Santa Rosa Diocese rejects HHS mandate, bishop says
Bishop Robert Vasa
Catholic News Service
SAN FRANCISCO — If the Diocese of Santa Rosa, California, is required to cooperate with the Obama administration's mandate requiring most religious employers to provide no-cost contraceptive coverage, the diocese will refuse, says Bishop Robert Vasa.
"If they shut me down, they shut me down," the bishop said following a talk here on Catholic health care.
Bishop Vasa said he believes the church will prevail on the issue because religious liberty is "enshrined in our Constitution.
"Precisely because Jesus healed the sick, the church is involved in healing ministry," he said in his keynote address to the conference, stressing the Catholic Church's commitment to health care.
"We are involved in this based on the conviction that each person has unique dignity."
In the Santa Rosa Diocese, Bishop Vasa said he has taken the first steps to changing its health insurance coverage — an action he has taken twice before in Lincoln, Neb., and Baker, Ore. Bishop Vasa was a priest of the Lincoln Diocese from 1976 to '99, when he was appointed bishop of Baker.
He requested that Anthem Blue Cross send him all 20,000 or more codes for procedures and payments so he can analyze exactly what is and is not covered. In the past, as an official of the Diocese of Lincoln and as bishop of Baker, Bishop Vasa said he changed health insurance to a self-insured plan that did not offer morally objectionable benefits to anyone.
In Baker and in Lincoln, Bishop Vasa broke from the established health insurance carrier to go with a self-insured plan that conformed completely to Catholic values, including opposition to contraceptives, sterilization and abortion. Most plans cover those procedures and drugs, even if they are not explicitly stated, Bishop Vasa said.
"I don't do business with people who don't think the way I do," Bishop Vasa said.
"Catholic health care is about more than excluding any particular procedure. It is about being knowledgeable about what is in your plan and making a conscious decision about what you want covered and what you do not want to have covered," he said.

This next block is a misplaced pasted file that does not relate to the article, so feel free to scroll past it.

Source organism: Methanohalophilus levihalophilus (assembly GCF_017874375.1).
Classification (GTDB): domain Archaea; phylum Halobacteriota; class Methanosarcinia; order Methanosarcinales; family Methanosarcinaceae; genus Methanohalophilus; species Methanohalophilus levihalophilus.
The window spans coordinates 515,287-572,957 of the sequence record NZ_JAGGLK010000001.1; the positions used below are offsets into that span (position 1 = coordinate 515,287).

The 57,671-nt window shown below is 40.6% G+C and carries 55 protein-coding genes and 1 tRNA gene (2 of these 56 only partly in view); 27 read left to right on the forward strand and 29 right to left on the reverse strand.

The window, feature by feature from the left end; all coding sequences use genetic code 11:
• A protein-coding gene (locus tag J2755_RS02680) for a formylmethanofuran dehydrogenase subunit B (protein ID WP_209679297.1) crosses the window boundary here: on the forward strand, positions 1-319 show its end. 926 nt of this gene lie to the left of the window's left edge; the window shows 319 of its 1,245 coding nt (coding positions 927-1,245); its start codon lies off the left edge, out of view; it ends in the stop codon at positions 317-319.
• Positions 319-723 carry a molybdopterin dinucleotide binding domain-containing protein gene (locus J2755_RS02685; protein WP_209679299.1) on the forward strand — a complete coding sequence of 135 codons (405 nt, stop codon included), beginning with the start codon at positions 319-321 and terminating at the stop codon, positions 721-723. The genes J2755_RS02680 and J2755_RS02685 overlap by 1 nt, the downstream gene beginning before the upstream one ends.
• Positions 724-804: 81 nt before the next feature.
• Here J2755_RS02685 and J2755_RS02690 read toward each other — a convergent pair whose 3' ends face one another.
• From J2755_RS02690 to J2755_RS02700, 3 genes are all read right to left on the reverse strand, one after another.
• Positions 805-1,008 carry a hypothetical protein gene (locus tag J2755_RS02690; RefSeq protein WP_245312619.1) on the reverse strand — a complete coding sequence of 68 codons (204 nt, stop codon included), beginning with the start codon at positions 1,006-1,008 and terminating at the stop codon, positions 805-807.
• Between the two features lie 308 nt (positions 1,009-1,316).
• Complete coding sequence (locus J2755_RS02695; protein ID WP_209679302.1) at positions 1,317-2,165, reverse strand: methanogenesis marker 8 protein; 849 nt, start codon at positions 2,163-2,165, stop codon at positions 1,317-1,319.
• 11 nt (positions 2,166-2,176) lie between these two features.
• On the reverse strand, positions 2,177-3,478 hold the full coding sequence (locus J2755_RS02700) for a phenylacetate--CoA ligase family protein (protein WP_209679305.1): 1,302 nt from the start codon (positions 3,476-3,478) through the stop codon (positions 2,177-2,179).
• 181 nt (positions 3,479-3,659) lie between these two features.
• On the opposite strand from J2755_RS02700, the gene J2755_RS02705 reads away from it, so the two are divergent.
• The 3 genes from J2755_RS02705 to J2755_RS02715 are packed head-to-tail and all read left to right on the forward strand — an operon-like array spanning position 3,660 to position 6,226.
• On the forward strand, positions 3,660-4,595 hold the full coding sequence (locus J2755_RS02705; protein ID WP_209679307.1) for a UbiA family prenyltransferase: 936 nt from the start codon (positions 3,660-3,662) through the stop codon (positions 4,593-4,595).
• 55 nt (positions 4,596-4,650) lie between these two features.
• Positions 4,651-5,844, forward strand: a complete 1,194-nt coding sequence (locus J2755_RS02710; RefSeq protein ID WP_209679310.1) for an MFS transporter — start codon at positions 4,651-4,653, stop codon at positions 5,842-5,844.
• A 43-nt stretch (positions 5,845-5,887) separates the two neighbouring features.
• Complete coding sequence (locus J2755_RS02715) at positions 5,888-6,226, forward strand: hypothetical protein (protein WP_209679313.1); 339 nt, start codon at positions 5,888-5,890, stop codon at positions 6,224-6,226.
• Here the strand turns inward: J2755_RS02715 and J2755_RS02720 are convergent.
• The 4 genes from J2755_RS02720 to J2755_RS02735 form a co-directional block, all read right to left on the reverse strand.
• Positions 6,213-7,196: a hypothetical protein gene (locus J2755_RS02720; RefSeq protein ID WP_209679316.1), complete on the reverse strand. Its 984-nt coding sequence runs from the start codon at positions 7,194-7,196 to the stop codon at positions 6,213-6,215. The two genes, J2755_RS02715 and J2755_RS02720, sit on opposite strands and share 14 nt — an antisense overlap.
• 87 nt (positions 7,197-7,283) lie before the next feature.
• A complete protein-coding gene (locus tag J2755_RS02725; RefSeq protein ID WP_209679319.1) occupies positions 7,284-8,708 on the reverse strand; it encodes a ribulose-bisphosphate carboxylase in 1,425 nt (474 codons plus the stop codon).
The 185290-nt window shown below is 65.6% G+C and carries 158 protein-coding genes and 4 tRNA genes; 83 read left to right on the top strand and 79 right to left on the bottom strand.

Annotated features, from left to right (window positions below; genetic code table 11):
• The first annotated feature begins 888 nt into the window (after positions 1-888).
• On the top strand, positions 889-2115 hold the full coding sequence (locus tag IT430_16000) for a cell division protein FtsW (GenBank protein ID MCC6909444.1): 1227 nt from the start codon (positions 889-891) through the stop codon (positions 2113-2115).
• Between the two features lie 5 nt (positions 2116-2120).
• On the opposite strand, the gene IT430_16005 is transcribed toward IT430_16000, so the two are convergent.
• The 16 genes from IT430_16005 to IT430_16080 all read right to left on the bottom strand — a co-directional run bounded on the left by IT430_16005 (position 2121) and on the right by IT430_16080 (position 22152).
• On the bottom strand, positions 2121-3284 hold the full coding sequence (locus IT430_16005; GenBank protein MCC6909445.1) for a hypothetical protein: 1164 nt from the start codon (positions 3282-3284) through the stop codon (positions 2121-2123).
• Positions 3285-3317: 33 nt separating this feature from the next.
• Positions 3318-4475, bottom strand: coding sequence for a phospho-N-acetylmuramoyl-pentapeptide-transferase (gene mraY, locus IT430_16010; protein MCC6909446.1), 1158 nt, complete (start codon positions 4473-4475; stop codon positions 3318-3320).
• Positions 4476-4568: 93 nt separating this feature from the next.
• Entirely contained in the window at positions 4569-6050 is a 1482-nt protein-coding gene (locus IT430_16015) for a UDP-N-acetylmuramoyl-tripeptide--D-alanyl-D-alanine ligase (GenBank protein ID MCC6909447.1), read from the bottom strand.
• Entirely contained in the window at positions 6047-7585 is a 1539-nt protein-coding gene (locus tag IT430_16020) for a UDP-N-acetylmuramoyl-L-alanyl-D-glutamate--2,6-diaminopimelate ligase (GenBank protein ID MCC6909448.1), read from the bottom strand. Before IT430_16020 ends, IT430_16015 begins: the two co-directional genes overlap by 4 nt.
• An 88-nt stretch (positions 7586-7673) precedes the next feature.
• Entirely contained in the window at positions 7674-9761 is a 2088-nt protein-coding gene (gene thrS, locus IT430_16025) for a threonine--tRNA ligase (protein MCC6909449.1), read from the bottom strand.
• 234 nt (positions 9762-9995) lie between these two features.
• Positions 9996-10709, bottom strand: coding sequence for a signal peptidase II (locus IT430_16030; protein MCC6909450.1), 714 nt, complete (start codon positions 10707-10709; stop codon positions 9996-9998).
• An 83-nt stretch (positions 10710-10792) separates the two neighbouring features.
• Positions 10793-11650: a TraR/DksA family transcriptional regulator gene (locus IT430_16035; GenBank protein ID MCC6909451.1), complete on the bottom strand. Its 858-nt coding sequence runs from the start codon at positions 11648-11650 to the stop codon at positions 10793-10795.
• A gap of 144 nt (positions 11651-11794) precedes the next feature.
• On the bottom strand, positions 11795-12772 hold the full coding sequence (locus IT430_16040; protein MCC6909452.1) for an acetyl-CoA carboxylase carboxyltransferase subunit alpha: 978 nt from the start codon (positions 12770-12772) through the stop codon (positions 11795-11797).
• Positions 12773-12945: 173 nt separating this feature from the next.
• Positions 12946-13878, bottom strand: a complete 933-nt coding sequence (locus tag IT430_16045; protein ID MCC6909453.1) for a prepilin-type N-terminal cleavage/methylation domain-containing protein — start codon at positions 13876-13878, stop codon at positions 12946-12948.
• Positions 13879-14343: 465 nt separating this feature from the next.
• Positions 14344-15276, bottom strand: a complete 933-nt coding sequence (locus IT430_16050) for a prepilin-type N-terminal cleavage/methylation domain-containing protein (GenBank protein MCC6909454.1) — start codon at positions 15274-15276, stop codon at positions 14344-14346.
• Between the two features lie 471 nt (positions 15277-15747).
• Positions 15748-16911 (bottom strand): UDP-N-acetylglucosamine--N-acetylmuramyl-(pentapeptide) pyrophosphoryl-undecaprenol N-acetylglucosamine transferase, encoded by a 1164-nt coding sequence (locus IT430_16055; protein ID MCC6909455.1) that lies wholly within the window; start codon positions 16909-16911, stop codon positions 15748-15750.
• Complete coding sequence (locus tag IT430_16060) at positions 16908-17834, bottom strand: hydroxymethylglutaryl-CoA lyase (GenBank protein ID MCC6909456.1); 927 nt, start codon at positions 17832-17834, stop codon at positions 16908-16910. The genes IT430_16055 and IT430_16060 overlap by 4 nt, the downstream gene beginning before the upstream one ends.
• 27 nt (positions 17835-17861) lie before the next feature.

He not only expects the plan to exclude abortion and contraceptives but it should also cover treatment after an attempted suicide, restoring fertility by reversing vasectomies and tubal ligations, and repairs after a botched abortion.
"Good morals make good medicine," the bishop said.
A new federal proposal suggesting third-party administrators pay the costs of contraceptives for religious employers reinforced the mandated coverage for self-insured Catholic hospitals and social service agencies. The U.S. bishops said that even with the new proposal, the mandate "remains radically flawed."
Catholics must unite as they never have before if they hope to prevail against the federal contraceptive mandate, because the alternatives are bleak, according to speakers at the conference at St. Mary's Cathedral in San Francisco.
"We have to mobilize our church in a way we never have before," said William Cox, president and CEO of the Alliance of Catholic Health Care, an association of California Catholic hospitals.
"This is something we cannot fight unless we are united," said Richard Doerflinger, associate director of the U.S. bishops' Secretariat of Pro-Life Activities.
A remedy that the U.S. bishops are urging Catholics to support is the Respect for Rights of Conscience Act, said Doerflinger. Supporters may send their lawmakers a note in support of the legislation through a link at www.usccb.org/conscience.
The proposed measure will ensure that those who participate in the health care system "retain the right to provide, purchase, or enroll in health coverage that is consistent with their religious beliefs and moral convictions." It would amend only the new mandated benefits provisions in Title I of the Patient Protection and Affordable Care Act to include the conscience protection that is already part of other federal health programs.
U.S. Rep. Jeff Fortenberry, R-Neb., introduced the bill in the House, where it remains in committee; it now has more than 200 sponsors. In the Senate, the bill's chief sponsor Is Sen. Roy Blunt, R-Mo., but senators voted a month ago to table it. Blunt has said, "This fight is not over."
The U.S. bishops as a group and individually have issued statements opposing the contraceptive mandate.